US President Donald Trump told House of Representatives Speaker Nancy Pelosi on Thursday that her trip to Belgium, Egypt and Afghanistan had been postponed over the partial government shutdown that has run into its 27th day.
It was not immediately clear what trip Trump was referring to. Politicians often do not publicise foreign trips before they occur for security reasons.
The US House speaker normally uses a military plane for overseas travel and it was on that basis that Trump, as commander-in-chief, appeared to be acting.
“Due to the Shutdown, I am sorry to inform you that your trip to Brussels, Egypt and Afghanistan has been postponed,” Trump wrote in a letter to the top House Democrat.
“We will reschedule this seven-day excursion when the Shutdown is over,” he said, adding that Pelosi could still go on the trip if she flew commercially.
Trump’s letter came a day after Pelosi sought to delay the president’s State of the Union address, scheduled for January 29, due to the shutdown.
The country’s two most powerful leaders appeared to be engaged in a game of constitutional one-upmanship, as negotiations to end the four-week stalemate failed to produce results.
More than 800,000 federal employees have been furloughed or required to work without pay since the shutdown began on December 22, after Trump refused to back down on his demand for more than $5bn in funding for a wall on the US-Mexico border. Democrats oppose the border wall, calling it ineffective, immoral and expensive.
On Wednesday, Trump signed legislation that guarantees workers will be paid once the shutdown ends, but many expressed anxiety over being able to pay their bills as the feud in Washington, DC continued.
On Thursday, the State Department instructed all US diplomats in Washington and elsewhere to return to work next week with pay, saying it had found money for their salaries at least temporarily despite the ongoing government shutdown.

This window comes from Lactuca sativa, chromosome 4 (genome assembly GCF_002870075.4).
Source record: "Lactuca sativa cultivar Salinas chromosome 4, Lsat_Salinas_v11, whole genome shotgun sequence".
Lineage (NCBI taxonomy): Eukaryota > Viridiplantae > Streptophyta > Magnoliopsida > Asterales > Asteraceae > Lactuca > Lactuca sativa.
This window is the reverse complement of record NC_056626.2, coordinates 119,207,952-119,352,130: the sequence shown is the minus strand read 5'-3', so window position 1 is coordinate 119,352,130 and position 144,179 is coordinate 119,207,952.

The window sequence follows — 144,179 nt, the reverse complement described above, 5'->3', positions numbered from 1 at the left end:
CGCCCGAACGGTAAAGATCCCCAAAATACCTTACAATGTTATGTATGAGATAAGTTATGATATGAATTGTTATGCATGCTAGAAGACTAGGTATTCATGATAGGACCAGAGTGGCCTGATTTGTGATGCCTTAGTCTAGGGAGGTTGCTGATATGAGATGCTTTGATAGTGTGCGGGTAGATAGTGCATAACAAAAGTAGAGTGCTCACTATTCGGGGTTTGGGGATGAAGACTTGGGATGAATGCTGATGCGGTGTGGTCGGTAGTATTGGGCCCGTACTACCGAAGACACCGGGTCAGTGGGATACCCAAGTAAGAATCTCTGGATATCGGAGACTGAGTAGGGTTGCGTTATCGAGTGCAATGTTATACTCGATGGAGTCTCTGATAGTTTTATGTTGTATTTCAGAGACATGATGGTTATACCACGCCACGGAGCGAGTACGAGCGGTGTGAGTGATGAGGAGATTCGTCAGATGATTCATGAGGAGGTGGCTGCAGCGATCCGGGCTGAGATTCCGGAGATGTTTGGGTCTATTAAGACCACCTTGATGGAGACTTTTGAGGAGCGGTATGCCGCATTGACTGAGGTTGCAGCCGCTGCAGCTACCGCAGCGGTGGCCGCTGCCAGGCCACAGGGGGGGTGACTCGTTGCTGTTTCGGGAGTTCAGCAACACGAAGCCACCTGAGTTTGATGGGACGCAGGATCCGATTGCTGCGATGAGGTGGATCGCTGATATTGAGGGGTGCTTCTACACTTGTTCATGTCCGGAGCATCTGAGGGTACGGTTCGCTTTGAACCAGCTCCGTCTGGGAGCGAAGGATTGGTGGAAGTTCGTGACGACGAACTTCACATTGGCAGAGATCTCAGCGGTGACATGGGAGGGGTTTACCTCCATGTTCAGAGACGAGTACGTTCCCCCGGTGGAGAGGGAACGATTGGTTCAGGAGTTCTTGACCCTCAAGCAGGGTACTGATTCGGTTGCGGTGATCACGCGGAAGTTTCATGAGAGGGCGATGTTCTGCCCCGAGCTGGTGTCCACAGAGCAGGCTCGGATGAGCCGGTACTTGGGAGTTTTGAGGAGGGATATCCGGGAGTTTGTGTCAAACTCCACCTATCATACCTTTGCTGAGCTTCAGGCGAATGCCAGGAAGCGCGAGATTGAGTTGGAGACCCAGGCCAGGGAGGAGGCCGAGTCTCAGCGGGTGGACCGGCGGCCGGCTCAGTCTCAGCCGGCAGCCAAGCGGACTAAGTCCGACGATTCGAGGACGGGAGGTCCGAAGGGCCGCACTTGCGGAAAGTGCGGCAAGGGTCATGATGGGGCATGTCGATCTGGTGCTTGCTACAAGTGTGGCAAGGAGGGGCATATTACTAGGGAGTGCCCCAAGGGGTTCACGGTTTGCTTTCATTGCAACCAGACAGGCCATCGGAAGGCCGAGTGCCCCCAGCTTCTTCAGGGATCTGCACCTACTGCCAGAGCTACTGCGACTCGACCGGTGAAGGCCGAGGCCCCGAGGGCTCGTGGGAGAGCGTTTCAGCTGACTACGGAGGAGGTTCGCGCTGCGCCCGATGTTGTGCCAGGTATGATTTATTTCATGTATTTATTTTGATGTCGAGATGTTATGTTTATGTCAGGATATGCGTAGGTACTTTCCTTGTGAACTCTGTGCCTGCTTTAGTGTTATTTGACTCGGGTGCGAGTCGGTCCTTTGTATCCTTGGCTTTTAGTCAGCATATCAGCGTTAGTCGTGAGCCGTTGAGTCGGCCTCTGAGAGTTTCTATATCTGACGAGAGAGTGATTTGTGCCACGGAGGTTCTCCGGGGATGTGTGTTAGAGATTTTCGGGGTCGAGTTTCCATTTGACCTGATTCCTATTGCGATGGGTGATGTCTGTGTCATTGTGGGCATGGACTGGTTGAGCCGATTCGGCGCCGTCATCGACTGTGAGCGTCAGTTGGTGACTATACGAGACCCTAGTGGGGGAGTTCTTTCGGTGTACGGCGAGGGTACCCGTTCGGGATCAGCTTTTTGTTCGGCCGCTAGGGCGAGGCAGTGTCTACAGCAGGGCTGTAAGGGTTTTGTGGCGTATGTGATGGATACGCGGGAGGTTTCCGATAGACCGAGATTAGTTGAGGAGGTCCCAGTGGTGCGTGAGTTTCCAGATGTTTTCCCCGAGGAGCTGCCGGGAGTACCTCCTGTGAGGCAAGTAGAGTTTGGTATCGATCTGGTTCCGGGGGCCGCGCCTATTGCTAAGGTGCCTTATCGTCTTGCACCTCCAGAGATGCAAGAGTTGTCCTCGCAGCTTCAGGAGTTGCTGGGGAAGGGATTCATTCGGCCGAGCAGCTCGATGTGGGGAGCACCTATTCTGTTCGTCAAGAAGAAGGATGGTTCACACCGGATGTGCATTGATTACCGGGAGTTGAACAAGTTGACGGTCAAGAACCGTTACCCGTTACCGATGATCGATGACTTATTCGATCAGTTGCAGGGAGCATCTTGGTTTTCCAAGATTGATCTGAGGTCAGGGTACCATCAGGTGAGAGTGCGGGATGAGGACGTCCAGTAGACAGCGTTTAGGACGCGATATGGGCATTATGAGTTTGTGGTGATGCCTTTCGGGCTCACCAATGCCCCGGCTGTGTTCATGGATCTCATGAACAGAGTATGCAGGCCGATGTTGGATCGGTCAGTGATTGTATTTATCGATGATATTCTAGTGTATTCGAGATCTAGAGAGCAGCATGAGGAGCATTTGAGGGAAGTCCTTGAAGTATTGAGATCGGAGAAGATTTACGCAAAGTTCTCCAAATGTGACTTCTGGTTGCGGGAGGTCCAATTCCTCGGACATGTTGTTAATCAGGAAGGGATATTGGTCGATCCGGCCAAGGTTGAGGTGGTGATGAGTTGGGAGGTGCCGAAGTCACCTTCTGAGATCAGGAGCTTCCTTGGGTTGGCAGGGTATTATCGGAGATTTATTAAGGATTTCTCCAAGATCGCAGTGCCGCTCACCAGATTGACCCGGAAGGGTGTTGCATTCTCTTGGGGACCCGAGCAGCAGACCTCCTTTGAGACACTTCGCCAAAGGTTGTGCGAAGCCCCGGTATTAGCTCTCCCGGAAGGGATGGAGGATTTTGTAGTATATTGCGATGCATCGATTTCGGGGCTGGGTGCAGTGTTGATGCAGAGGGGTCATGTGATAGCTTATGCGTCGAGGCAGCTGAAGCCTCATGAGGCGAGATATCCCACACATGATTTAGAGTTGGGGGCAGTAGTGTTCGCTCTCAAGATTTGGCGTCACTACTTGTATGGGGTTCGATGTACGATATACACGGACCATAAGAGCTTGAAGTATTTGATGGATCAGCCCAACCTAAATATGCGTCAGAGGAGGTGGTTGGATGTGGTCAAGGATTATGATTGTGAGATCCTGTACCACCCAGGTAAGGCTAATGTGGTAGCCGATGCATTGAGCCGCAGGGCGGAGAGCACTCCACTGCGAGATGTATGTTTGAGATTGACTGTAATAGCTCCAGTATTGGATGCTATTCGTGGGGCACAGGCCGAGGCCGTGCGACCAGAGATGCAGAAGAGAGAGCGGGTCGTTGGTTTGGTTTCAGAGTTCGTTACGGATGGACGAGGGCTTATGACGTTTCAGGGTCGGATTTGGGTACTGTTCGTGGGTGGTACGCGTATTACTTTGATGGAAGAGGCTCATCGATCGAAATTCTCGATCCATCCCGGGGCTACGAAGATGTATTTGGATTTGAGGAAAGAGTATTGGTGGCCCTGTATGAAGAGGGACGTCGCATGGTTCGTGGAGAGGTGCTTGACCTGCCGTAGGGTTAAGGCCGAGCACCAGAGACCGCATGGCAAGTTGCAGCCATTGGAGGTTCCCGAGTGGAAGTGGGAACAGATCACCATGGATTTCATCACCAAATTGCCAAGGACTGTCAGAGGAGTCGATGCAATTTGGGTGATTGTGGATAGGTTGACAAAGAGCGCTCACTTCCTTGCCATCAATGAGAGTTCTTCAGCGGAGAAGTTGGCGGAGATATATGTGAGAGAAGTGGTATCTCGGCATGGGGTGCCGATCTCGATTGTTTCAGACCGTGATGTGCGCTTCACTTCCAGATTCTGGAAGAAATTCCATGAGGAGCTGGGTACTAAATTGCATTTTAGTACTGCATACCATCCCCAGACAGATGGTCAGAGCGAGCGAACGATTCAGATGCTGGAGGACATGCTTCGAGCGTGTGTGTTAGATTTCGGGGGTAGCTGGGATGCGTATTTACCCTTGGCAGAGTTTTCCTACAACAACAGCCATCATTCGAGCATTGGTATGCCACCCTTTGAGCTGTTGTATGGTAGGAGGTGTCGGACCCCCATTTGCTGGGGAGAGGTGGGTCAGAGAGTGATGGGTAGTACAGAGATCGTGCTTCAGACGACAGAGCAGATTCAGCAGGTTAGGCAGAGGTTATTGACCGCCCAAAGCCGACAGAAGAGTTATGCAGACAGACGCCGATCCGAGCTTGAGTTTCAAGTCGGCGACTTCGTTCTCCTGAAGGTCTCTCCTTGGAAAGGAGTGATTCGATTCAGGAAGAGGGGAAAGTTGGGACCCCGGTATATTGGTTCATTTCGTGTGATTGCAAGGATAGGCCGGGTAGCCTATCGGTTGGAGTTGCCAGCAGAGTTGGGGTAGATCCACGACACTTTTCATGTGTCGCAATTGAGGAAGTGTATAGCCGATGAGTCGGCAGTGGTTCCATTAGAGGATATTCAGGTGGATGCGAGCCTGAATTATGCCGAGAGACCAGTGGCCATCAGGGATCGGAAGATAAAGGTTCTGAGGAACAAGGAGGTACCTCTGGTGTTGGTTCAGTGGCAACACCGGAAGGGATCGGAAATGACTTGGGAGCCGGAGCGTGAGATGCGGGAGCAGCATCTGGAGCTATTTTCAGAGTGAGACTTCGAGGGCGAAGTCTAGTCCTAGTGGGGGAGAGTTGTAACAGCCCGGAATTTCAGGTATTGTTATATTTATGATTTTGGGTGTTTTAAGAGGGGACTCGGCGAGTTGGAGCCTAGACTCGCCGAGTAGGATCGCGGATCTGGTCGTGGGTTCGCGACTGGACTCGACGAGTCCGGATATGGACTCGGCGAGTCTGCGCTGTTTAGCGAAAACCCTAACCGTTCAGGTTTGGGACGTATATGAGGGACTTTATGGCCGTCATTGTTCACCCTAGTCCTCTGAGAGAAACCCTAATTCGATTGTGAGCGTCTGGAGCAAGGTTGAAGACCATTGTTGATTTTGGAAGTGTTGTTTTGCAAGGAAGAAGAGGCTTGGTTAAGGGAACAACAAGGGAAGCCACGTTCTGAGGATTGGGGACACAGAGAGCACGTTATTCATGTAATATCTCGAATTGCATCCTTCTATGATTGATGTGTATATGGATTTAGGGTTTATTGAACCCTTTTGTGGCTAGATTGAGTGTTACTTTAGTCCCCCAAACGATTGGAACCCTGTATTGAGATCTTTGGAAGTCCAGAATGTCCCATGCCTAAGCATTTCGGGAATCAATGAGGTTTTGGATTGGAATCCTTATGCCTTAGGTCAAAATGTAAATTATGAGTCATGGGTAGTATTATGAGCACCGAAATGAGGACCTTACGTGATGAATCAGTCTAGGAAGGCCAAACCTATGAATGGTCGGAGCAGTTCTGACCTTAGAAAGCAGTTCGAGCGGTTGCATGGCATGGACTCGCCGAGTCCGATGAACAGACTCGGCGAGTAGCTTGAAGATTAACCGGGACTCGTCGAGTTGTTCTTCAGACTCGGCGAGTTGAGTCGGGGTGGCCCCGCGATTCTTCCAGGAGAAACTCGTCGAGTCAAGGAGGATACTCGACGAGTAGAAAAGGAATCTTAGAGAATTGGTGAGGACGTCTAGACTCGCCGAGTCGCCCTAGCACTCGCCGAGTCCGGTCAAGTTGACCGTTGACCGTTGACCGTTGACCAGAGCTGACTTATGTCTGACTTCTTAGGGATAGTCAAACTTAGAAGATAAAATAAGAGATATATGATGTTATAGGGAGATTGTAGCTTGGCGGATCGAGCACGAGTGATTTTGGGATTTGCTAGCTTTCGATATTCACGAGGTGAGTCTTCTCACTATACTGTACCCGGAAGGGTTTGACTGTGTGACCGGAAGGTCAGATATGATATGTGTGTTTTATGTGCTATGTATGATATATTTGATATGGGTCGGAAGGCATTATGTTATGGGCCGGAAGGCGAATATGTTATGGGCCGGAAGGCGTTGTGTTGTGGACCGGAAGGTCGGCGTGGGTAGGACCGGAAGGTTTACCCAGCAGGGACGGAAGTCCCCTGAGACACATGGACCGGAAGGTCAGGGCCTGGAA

In a notice to staff posted online and sent to employees, the department said it had found money to pay most of its employees beginning on Sunday or Monday for their next pay period. They would not be paid for time worked since the shutdown began in December until the situation was resolved, said the notice, which was signed by William Todd, the deputy undersecretary of state for management.
It was not immediately clear where the money was found, but the department said it would use “existing funds as well as other available fiscal authorities to shift existing balances to restart payroll funding.”
Salaries cannot be guaranteed beyond the next pay period, which ends on February 14, if the shutdown did not end by then, the department said. However, it said it would “review its balances and available legal authorities to see if other flexibilities may be available.”
The department said it was taking the step because it had become clear that the lapse in funding was harming essential diplomatic and national security objectives.
“While the department has done its best to address matters essential to achieving US national security and foreign policy objectives during the ongoing lapse, it has become clear as the lapse has continued to historic lengths that we need our full team to address the myriad critical issues requiring U.S. leadership around the globe and to fulfill our commitments to the American people,” it said.
It added that the department’s leadership was “deeply concerned” about the financial hardships faced by its employees.
‘Maybe, he thinks it’s OK to not pay people’
Meanwhile, Pelosi said President Donald Trump has yet to respond to her request that he postpone his State of the Union address until the government was reopened so workers could be paid for providing security for the grand Washington tradition.
“We haven’t heard – very silent,” she told reporters on Thursday. “Let’s get a date when government is open. Let’s pay the employees. Maybe he thinks it’s OK not to pay people who do work. I don’t.”
The president’s planned January 29 address became a potential casualty of the four-week partial government shutdown after the Democratic leader cited concerns about whether the hobbled government could provide adequate security. Republicans cast Pelosi’s move as a ploy to deny Trump the stage.
Trump declined to address the stalemate over the speech on Thursday during a visit to the Pentagon, simply promising that the nation would have “powerful, strong border security”.
The uncertainty surrounding the annual address also underscored the unraveling of ceremonial norms and niceties in Trump’s Washington.
Pelosi reiterated she was more than willing to negotiate money for border security once the government was reopened, but she said Democrats remained opposed to Trump’s long-promised wall, one of his signature campaign promises.
“I’m not for a wall,” Pelosi said twice, mouthing the statement a third time for effect.
Pressure on Trump intensified, as lawmakers from both parties scrambled for solutions. The shutdown is already the longest ever.
While Trump’s own advisers said the shutdown was proving a greater drag on the economy than expected, Trump showed no signs of backing off a fight that he views as vital for his core supporters.